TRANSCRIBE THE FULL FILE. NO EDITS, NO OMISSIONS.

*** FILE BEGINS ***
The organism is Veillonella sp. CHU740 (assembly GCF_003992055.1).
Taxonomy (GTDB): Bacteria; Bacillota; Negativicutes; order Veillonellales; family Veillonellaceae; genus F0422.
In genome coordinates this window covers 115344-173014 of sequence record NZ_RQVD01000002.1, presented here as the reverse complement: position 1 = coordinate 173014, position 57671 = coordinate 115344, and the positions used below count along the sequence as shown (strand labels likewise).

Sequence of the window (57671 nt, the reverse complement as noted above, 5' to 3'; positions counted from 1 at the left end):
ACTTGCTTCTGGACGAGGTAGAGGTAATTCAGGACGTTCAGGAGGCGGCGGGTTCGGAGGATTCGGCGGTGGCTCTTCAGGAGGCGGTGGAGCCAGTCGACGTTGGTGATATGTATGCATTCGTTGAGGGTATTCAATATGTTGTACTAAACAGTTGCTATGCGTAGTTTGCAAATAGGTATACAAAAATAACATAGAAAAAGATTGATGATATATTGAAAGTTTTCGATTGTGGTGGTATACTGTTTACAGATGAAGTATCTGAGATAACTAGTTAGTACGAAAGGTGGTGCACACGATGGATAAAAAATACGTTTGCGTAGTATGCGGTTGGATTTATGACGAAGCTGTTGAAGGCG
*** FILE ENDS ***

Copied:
The organism is Veillonella sp. CHU740 (assembly GCF_003992055.1).
Taxonomy (GTDB): Bacteria; Bacillota; Negativicutes; order Veillonellales; family Veillonellaceae; genus F0422.
In genome coordinates this window covers 115344-173014 of sequence record NZ_RQVD01000002.1, presented here as the reverse complement: position 1 = coordinate 173014, position 57671 = coordinate 115344, and the positions used below count along the sequence as shown (strand labels likewise).

Sequence of the window (57671 nt, the reverse complement as noted above, 5' to 3'; positions counted from 1 at the left end):
ACTTGCTTCTGGACGAGGTAGAGGTAATTCAGGACGTTCAGGAGGCGGCGGGTTCGGAGGATTCGGCGGTGGCTCTTCAGGAGGCGGTGGAGCCAGTCGACGTTGGTGATATGTATGCATTCGTTGAGGGTATTCAATATGTTGTACTAAACAGTTGCTATGCGTAGTTTGCAAATAGGTATACAAAAATAACATAGAAAAAGATTGATGATATATTGAAAGTTTTCGATTGTGGTGGTATACTGTTTACAGATGAAGTATCTGAGATAACTAGTTAGTACGAAAGGTGGTGCACACGATGGATAAAAAATACGTTTGCGTAGTATGCGGTTGGATTTATGACGAAGCTGTTGAAGGCG